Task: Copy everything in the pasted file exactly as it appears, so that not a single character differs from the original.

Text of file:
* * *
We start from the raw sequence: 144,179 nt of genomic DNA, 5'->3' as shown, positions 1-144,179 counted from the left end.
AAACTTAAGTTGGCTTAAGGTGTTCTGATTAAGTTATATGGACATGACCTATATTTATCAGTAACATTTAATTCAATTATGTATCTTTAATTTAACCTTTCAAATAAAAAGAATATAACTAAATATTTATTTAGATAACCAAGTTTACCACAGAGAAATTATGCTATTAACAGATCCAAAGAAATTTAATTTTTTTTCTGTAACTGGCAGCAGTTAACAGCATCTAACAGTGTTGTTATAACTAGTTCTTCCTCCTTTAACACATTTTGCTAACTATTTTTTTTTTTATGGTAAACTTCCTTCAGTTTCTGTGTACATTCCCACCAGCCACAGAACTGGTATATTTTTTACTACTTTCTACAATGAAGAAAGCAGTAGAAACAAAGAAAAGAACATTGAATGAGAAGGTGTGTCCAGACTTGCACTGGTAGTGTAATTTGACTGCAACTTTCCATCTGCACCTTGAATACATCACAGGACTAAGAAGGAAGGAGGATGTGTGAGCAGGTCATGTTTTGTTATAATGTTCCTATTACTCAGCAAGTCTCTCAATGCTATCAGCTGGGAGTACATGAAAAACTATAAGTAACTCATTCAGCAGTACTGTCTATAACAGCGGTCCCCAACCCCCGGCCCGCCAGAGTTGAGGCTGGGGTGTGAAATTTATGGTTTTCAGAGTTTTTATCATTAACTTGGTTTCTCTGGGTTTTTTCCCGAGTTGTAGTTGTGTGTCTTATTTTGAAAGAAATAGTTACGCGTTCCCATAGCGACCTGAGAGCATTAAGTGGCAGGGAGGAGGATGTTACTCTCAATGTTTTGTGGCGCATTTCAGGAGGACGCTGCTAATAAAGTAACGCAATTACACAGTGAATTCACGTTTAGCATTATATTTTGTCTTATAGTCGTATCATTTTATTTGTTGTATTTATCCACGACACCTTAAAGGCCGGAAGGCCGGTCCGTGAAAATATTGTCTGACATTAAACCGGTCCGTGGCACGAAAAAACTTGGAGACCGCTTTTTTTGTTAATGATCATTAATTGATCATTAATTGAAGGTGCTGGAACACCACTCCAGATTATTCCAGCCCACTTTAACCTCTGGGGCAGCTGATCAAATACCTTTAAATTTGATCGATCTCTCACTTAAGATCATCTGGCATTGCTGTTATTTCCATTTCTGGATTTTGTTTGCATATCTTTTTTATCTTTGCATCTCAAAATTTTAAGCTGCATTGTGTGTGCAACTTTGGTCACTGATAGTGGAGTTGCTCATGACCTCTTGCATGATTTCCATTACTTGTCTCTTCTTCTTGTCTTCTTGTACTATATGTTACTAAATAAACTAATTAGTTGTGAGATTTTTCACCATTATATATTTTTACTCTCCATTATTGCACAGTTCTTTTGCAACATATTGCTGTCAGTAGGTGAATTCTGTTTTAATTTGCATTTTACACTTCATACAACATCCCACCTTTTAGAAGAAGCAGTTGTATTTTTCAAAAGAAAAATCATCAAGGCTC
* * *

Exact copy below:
We start from the raw sequence: 144,179 nt of genomic DNA, 5'->3' as shown, positions 1-144,179 counted from the left end.
AAACTTAAGTTGGCTTAAGGTGTTCTGATTAAGTTATATGGACATGACCTATATTTATCAGTAACATTTAATTCAATTATGTATCTTTAATTTAACCTTTCAAATAAAAAGAATATAACTAAATATTTATTTAGATAACCAAGTTTACCACAGAGAAATTATGCTATTAACAGATCCAAAGAAATTTAATTTTTTTTCTGTAACTGGCAGCAGTTAACAGCATCTAACAGTGTTGTTATAACTAGTTCTTCCTCCTTTAACACATTTTGCTAACTATTTTTTTTTTTATGGTAAACTTCCTTCAGTTTCTGTGTACATTCCCACCAGCCACAGAACTGGTATATTTTTTACTACTTTCTACAATGAAGAAAGCAGTAGAAACAAAGAAAAGAACATTGAATGAGAAGGTGTGTCCAGACTTGCACTGGTAGTGTAATTTGACTGCAACTTTCCATCTGCACCTTGAATACATCACAGGACTAAGAAGGAAGGAGGATGTGTGAGCAGGTCATGTTTTGTTATAATGTTCCTATTACTCAGCAAGTCTCTCAATGCTATCAGCTGGGAGTACATGAAAAACTATAAGTAACTCATTCAGCAGTACTGTCTATAACAGCGGTCCCCAACCCCCGGCCCGCCAGAGTTGAGGCTGGGGTGTGAAATTTATGGTTTTCAGAGTTTTTATCATTAACTTGGTTTCTCTGGGTTTTTTCCCGAGTTGTAGTTGTGTGTCTTATTTTGAAAGAAATAGTTACGCGTTCCCATAGCGACCTGAGAGCATTAAGTGGCAGGGAGGAGGATGTTACTCTCAATGTTTTGTGGCGCATTTCAGGAGGACGCTGCTAATAAAGTAACGCAATTACACAGTGAATTCACGTTTAGCATTATATTTTGTCTTATAGTCGTATCATTTTATTTGTTGTATTTATCCACGACACCTTAAAGGCCGGAAGGCCGGTCCGTGAAAATATTGTCTGACATTAAACCGGTCCGTGGCACGAAAAAACTTGGAGACCGCTTTTTTTGTTAATGATCATTAATTGATCATTAATTGAAGGTGCTGGAACACCACTCCAGATTATTCCAGCCCACTTTAACCTCTGGGGCAGCTGATCAAATACCTTTAAATTTGATCGATCTCTCACTTAAGATCATCTGGCATTGCTGTTATTTCCATTTCTGGATTTTGTTTGCATATCTTTTTTATCTTTGCATCTCAAAATTTTAAGCTGCATTGTGTGTGCAACTTTGGTCACTGATAGTGGAGTTGCTCATGACCTCTTGCATGATTTCCATTACTTGTCTCTTCTTCTTGTCTTCTTGTACTATATGTTACTAAATAAACTAATTAGTTGTGAGATTTTTCACCATTATATATTTTTACTCTCCATTATTGCACAGTTCTTTTGCAACATATTGCTGTCAGTAGGTGAATTCTGTTTTAATTTGCATTTTACACTTCATACAACATCCCACCTTTTAGAAGAAGCAGTTGTATTTTTCAAAAGAAAAATCATCAAGGCTC